Increased sleep pressure reduces resting state functional connectivity

  • Philipp G. Sämann
  • Carolin Tully
  • Victor I. Spoormaker
  • Thomas C. Wetter
  • Florian Holsboer
  • Renate Wehrle
  • Michael Czisch
Research Article



In humans, even a single night of partial sleep deprivation (PSD) can have a negative impact on cognition and affective processing, suggesting that sleep pressure represents a basic physiological constraint of brain function. Among the spontaneously fluctuating resting state networks, the default mode network (DMN) and its anticorrelated network (ACN) hold key functions in segregating internally and externally directed awareness. Task fMRI after sleep deprivation has revealed altered activation patterns in both networks. We hypothesized that effects of PSD in these intrinsically coupled networks can be detected by resting state fMRI.


We obtained 6-minute echoplanar imaging time series (1.5 Tesla) during eyes-closed, wakeful-resting experiments from 16 healthy volunteers after normal sleep and after PSD. We used independent component and cross-correlation analysis to study functional connectivity (fc), focusing on the DMN and ACN.


After PSD, focal reductions of auto-correlation strength were detected in the posterior and anterior midline node of the DMN and in the lateral parietal and insular nodes of the ACN. Cross-correlation analysis confirmed reduced cortico-cortical connectivity within and between the DMN and ACN.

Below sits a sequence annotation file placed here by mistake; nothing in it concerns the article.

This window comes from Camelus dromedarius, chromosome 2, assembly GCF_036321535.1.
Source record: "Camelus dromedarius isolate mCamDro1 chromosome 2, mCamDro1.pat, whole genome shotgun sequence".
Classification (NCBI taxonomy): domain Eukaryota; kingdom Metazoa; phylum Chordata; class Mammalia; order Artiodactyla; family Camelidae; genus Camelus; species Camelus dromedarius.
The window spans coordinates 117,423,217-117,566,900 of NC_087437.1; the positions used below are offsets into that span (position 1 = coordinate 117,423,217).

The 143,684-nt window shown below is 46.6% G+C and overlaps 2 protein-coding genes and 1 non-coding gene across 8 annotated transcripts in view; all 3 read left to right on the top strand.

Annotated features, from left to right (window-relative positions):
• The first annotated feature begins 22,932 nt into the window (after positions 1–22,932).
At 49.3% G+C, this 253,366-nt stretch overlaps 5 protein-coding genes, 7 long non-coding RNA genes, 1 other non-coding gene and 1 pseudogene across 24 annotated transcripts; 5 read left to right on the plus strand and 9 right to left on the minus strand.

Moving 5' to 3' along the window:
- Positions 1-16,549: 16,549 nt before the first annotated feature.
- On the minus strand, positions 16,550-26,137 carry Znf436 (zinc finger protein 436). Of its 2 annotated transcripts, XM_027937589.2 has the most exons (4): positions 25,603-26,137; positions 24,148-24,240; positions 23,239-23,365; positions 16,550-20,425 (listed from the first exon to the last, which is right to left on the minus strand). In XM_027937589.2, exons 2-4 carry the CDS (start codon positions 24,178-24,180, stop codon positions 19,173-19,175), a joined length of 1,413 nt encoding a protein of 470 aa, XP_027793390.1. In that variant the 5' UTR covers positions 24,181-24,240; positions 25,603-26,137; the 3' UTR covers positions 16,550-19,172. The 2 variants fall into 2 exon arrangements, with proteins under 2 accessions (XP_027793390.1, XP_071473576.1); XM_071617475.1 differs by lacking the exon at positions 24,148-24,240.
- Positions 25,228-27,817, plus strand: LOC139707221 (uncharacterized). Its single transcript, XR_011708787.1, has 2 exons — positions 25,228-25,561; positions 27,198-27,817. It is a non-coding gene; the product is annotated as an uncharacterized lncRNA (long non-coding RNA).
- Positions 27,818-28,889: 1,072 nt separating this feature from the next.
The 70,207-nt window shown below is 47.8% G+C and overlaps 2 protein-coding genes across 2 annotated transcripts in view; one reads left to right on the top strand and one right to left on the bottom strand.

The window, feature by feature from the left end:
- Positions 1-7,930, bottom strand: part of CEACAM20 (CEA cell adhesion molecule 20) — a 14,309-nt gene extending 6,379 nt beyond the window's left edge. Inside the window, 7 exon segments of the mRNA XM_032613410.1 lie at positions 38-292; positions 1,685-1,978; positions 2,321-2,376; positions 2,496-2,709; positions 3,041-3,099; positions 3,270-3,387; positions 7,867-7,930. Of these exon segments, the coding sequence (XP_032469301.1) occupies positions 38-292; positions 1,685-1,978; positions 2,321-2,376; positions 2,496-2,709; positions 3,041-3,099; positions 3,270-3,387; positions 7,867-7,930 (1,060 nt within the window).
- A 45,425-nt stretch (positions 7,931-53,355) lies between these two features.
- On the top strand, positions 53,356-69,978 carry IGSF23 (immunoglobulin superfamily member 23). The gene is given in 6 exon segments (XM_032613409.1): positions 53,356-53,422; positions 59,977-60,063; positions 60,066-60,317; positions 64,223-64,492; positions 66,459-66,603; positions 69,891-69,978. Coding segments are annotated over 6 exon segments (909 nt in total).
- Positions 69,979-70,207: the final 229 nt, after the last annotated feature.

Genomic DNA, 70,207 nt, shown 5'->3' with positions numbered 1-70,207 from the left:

Increased sleep pressure is reflected in reduced fc of main DMN and ACN nodes during rest. Results have implications for understanding perceptual and cognitive changes after sleep deprivation and are relevant to clinical studies on conditions in which increased sleep propensity is present.


Default mode network Functional connectivity FMRI Sleep deprivation Vigilance Attention system 


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Copyright information

© ESMRMB 2010

Authors and Affiliations

  • Philipp G. Sämann
    • 1
  • Carolin Tully
    • 1
  • Victor I. Spoormaker
    • 1
  • Thomas C. Wetter
    • 1
    • 2
  • Florian Holsboer
    • 1
  • Renate Wehrle
    • 1
    • 3
  • Michael Czisch
    • 1
  1. 1.Max Planck Institute of PsychiatryNeuroimaging Research GroupMunichGermany
  2. 2.University Hospital of PsychiatryUniversity of ZurichZurichSwitzerland
  3. 3.Institute of Pharmacology and ToxicologyUniversity of ZurichZurichSwitzerland

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